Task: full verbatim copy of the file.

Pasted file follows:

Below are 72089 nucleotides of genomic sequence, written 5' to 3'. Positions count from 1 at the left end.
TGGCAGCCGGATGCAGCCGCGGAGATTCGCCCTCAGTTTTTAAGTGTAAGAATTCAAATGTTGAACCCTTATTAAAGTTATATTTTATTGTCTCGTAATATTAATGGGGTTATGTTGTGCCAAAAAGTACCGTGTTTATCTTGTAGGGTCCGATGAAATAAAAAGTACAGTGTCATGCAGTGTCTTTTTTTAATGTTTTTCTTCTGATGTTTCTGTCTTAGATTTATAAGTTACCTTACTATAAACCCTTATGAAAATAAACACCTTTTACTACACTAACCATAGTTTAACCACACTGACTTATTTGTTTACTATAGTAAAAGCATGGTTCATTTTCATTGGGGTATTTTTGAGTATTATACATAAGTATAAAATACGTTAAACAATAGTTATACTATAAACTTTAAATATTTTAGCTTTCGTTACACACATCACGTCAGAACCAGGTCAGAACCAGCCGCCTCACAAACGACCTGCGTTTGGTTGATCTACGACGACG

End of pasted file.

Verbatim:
Below are 72089 nucleotides of genomic sequence, written 5' to 3'. Positions count from 1 at the left end.
TGGCAGCCGGATGCAGCCGCGGAGATTCGCCCTCAGTTTTTAAGTGTAAGAATTCAAATGTTGAACCCTTATTAAAGTTATATTTTATTGTCTCGTAATATTAATGGGGTTATGTTGTGCCAAAAAGTACCGTGTTTATCTTGTAGGGTCCGATGAAATAAAAAGTACAGTGTCATGCAGTGTCTTTTTTTAATGTTTTTCTTCTGATGTTTCTGTCTTAGATTTATAAGTTACCTTACTATAAACCCTTATGAAAATAAACACCTTTTACTACACTAACCATAGTTTAACCACACTGACTTATTTGTTTACTATAGTAAAAGCATGGTTCATTTTCATTGGGGTATTTTTGAGTATTATACATAAGTATAAAATACGTTAAACAATAGTTATACTATAAACTTTAAATATTTTAGCTTTCGTTACACACATCACGTCAGAACCAGGTCAGAACCAGCCGCCTCACAAACGACCTGCGTTTGGTTGATCTACGACGACG